With George the Third's-and ended long before-
Though in your daughters' daughters yet you thrive,
Burst from your lead, and be yourselves alive!
Back to the ball-room speed your spectred host:
Fool's Paradise is dull to that you lost.
No treacherous powder bids conjecture quake;
No stiff starch'd stays make meddling fingers ache;
(Transferr'd to those ambiguous things that ape
Goats in their visage,' women in their shape);
No damsel faints when rather closely press'd,
But more caressing seems when most caress'd;
Superfluous hartshorn, and reviving salts,
Both banish'd by the sovereign cordial "Waltz."

Seductive Waltz!-though on thy native shore
Even Werter's self proclaim'd thee half a whore;
Werter-to decent vice though much inclined,
Yet warm, not wanton; dazzled, but not blind-
Though gentle Genlis, in her strife with Stael,
Would even proscribe thee from a Paris ball;
The fashion hails-from countesses to queens,
And maids and valets waltz behind the scenes;
Wide and more wide thy witching circle spreads,
And turns-if nothing else—at least our heads;
With thee even clumsy cits attempt to bounce
And cockneys practise what they can't pronounce.
Gods! how the glorious theme my strain exalts,
And rhyme finds partner rhyme in praise of "Waltz."

Blest was the time Waltz chose for her début;
The court, the R-t, like herself, were new;"
New face for friends, for foes some new rewards,
New ornaments for black and royal guards;
New laws to hang the rogues that roar'd for bread;
New coins (most new") to follow those that fled;
New victories-nor can we prize them less,
Though Jenky wonders at his own success;
New wars, because the old succeed so well,
That most survivors envy those who fell;
New mistresses-no-old-and yet 't is true,
Though they be old, the thing is something new;
Each new, quite new-(except some ancient tricks 10),
New white-sticks, gold-sticks, broom-sticks, all new

With vests or ribands-deck'd alike in hue,

New troopers strut, new turncoats blush in blue:
So saith the muse-my-", what say you?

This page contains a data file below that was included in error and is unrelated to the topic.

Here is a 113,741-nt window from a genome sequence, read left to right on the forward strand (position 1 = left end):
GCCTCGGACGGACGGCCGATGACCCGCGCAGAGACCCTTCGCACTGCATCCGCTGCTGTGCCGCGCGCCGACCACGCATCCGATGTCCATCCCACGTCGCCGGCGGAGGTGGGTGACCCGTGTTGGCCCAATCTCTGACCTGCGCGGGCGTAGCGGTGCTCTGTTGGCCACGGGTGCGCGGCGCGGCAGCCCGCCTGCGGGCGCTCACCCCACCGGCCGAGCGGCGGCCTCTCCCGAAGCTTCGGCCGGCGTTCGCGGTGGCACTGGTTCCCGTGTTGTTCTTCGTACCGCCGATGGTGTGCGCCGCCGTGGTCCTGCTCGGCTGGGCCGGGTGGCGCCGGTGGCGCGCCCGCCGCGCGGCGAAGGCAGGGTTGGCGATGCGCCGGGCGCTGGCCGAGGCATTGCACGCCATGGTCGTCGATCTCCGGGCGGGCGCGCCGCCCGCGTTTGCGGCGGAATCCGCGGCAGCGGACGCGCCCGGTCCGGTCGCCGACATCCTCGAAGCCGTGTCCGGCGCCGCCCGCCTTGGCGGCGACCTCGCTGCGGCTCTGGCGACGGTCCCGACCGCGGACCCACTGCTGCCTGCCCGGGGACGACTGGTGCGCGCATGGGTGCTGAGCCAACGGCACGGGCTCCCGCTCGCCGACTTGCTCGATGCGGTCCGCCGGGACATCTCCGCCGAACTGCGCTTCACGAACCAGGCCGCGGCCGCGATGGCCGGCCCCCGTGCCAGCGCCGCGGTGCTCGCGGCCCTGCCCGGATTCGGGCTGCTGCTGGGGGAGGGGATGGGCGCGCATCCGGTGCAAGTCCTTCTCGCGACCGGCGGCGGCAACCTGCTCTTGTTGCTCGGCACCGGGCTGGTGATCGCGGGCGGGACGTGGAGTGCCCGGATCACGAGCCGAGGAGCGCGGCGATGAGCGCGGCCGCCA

Such was the time when Waltz might best maintain
Her new preferments in this novel reign;
Such was the time, nor ever yet was such,
Hoops are no more, and petticoats not much;
Morals and minuets, virtue and her stays,
And tell-tale powder-all have had their days.

The ball begins-the honours of the house
First duly done by daughter or by spouse,
Some potentate-or royal or serene-

With K-t's gay grace, or sapient G-st-r's mien,
Leads forth the ready dame, whose rising flush
Might once have been mistaken for a blush.
From where the garb just leaves the bosom free,
That spot where hearts 12 were once supposed to be;
Round all the confines of the yielded waist,
The strangest hand may wander undisplaced;
The lady's in return may grasp as much
As princely paunches offer to her touch.
Pleased round the chalky floor how well they trip,
One hand reposing on the royal hip;
The other to the shoulder no less royal
Ascending with affection truly loyal:
Thus front to front the partners move or stand,
The foot may rest, but none withdraw the hand;
And all in turn may follow in their rank,
The Earl of Asterisk-and Lady—Blank ;
Sir-such a one-with those of fashion's host,
For whose blest surnames-vide "Morning Post;"
(Or if for that impartial print too late,
Search Doctors' Commons six months from my dat?)-
Thus all and each, in movement swift or slow,
The genial contact gently undergo;
Till some might marvel, with the modest Turk,
If "nothing follows all this palming work?"
True, honest Mirza-you may trust my rhyme-
Something does follow at a fitter time;
The breast thus publicly resign'd to man,
In private may resist him- -if it can.

whose judging sprite

O ye! who loved our grandmothers of yore,
F-tz-t-k, Sh-r-d-n, and many more!
And thou, my prince, whose sovereign taste and will
It is to love the lovely beldames still;
Thou, ghost of Q-
Satan may spare to peep a single night,
Pronounce-if ever in your days of bliss-
Asmodeus struck so bright a stroke as this;
To teach the young ideas how to rise,

Flush in the cheek and languish in the eyes;
Rush to the heart and lighten through the frame,
With half-told wish and ill-dissembled flame;
For prurient nature still will storm the breast-
Who, tempted thus, can answer for the rest?

But ye--who never felt a single thought
For what our morals are to be, or ought;
Who wisely wish the charms you view to reap,
Say-would you make those beauties quite so cheap?
Hot from the hands promiscuously applied,
Round the slight waist; or down the glowing side;
Where were the rapture then to clasp the form,
From this lewd grasp, and lawless contact warm?
At once love's most endearing thought resign,
press the hand so press'd by none but thine;
To gaze upon that eye which never met
Another's ardent look without regret ·
Approach the lip which ail, without restraint,
Come near enough-if not to touch-to taint;
If such thou lovest-love her then no more,
Or give-like her-caresses to a score;
Her mind with these is gone, and with it go
The little left behind it to bestow.